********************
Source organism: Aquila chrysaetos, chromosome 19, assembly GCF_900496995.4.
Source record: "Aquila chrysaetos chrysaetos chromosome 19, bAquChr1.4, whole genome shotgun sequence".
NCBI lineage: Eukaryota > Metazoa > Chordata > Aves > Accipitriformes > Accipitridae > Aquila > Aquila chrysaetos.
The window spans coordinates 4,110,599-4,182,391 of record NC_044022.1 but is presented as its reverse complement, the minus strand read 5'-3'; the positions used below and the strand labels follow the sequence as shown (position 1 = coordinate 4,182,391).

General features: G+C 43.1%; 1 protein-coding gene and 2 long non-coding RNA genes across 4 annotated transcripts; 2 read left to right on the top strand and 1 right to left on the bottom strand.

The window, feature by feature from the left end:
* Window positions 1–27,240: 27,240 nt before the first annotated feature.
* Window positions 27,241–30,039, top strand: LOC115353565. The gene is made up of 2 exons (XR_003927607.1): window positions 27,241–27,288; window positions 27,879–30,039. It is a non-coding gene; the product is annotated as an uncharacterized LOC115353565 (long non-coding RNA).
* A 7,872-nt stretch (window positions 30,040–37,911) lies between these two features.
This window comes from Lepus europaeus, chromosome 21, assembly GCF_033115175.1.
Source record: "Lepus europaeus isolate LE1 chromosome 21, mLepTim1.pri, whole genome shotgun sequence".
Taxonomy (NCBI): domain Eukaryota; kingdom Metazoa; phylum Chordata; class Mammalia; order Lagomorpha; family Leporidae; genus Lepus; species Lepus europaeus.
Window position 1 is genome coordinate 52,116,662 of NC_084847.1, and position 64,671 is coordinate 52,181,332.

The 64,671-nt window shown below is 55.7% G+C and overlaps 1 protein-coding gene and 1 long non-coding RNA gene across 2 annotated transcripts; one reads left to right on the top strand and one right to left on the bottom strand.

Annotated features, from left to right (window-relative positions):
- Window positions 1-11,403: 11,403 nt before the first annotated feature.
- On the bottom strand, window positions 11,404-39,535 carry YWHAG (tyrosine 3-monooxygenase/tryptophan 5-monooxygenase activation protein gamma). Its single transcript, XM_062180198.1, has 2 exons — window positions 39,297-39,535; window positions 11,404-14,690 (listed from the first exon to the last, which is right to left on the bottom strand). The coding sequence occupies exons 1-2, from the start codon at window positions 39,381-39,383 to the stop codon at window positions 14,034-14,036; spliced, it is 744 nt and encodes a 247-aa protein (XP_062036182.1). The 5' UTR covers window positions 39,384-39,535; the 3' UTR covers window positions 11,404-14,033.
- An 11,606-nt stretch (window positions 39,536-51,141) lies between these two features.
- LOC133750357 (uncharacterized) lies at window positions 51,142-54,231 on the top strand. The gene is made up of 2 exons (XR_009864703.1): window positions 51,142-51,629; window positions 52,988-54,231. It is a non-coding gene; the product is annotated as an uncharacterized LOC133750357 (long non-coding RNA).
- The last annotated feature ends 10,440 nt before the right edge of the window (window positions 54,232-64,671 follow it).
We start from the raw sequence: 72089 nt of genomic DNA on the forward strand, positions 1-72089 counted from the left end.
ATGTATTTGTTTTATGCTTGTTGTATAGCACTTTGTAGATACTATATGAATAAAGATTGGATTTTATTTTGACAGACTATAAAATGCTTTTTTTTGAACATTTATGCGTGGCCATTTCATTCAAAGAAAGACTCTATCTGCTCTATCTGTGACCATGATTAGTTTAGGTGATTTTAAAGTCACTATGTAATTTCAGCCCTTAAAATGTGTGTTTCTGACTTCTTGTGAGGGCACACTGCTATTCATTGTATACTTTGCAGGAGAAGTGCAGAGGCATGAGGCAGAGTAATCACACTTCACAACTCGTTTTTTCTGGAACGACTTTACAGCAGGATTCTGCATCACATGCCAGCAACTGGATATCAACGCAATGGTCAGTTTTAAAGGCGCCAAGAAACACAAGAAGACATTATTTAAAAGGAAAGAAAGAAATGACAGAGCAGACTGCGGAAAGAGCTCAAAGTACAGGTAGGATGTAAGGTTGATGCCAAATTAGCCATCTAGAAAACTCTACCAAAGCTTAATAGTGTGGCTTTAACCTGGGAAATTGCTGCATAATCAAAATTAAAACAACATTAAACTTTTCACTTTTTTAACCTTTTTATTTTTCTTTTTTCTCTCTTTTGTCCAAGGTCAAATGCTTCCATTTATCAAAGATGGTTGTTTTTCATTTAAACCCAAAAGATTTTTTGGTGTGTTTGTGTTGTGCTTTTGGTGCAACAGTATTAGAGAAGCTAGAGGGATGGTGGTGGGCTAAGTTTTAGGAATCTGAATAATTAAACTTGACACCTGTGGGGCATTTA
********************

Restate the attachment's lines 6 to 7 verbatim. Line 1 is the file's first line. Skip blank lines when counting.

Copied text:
The window, feature by feature from the left end:
* Window positions 1–27,240: 27,240 nt before the first annotated feature.